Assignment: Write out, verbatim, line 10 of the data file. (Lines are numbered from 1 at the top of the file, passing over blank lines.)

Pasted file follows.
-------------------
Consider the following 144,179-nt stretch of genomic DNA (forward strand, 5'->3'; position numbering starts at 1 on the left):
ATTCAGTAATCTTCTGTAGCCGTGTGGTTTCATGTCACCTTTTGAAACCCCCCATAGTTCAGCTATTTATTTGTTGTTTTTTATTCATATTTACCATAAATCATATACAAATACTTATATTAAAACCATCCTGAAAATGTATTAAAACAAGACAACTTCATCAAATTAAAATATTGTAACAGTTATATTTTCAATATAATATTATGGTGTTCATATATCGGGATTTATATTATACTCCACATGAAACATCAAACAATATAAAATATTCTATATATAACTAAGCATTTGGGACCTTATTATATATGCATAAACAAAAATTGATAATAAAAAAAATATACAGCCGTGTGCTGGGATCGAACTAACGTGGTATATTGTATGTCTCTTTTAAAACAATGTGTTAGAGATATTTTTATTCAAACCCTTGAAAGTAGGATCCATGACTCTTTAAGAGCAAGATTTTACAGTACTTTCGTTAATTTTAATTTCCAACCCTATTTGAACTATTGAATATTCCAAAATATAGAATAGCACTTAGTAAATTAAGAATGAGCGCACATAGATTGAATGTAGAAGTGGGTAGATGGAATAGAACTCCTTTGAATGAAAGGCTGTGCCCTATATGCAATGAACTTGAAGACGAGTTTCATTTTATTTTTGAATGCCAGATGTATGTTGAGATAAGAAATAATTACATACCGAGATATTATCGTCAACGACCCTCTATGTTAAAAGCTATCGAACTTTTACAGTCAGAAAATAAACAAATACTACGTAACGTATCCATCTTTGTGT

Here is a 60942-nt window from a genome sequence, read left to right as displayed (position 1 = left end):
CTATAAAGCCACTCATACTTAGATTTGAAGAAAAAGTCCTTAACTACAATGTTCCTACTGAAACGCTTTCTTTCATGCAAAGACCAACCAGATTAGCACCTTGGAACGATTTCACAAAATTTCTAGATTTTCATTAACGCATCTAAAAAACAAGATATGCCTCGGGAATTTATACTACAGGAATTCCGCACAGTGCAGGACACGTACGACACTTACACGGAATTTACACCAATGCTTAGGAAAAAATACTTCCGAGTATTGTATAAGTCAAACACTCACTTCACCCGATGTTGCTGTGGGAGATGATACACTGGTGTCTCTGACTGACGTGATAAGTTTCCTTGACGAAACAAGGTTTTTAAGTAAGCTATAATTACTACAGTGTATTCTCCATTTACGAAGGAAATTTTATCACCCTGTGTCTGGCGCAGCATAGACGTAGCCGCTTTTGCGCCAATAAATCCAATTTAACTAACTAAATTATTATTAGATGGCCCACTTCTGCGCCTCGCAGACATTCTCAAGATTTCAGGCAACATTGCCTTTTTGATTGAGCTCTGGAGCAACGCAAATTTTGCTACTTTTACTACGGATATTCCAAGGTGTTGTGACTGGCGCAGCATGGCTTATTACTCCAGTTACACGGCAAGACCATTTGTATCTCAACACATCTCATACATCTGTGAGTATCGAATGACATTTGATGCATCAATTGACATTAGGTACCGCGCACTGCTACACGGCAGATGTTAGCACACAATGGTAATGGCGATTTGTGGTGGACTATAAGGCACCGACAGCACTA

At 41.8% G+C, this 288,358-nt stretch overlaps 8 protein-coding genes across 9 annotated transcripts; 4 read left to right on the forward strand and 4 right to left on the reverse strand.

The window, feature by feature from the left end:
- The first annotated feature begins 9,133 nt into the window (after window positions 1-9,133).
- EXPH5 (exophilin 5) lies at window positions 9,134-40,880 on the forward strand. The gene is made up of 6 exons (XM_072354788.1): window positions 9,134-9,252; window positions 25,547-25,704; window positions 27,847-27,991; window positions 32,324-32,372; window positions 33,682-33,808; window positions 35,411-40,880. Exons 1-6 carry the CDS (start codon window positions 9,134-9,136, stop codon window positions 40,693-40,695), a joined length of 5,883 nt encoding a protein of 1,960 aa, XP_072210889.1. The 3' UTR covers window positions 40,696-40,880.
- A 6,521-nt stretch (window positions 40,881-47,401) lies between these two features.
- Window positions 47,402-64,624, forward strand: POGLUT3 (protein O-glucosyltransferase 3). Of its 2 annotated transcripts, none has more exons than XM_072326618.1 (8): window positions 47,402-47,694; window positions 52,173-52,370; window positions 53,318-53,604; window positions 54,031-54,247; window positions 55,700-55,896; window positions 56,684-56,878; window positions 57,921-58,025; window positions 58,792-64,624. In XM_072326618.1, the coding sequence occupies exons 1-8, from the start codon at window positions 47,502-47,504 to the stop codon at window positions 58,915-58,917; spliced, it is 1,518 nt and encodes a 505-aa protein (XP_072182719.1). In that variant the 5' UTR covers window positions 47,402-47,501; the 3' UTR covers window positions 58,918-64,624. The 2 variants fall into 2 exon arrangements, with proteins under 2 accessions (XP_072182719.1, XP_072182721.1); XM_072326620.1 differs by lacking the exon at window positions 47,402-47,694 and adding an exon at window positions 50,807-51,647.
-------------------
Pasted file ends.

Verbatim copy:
- Window positions 47,402-64,624, forward strand: POGLUT3 (protein O-glucosyltransferase 3). Of its 2 annotated transcripts, none has more exons than XM_072326618.1 (8): window positions 47,402-47,694; window positions 52,173-52,370; window positions 53,318-53,604; window positions 54,031-54,247; window positions 55,700-55,896; window positions 56,684-56,878; window positions 57,921-58,025; window positions 58,792-64,624. In XM_072326618.1, the coding sequence occupies exons 1-8, from the start codon at window positions 47,502-47,504 to the stop codon at window positions 58,915-58,917; spliced, it is 1,518 nt and encodes a 505-aa protein (XP_072182719.1). In that variant the 5' UTR covers window positions 47,402-47,501; the 3' UTR covers window positions 58,918-64,624. The 2 variants fall into 2 exon arrangements, with proteins under 2 accessions (XP_072182719.1, XP_072182721.1); XM_072326620.1 differs by lacking the exon at window positions 47,402-47,694 and adding an exon at window positions 50,807-51,647.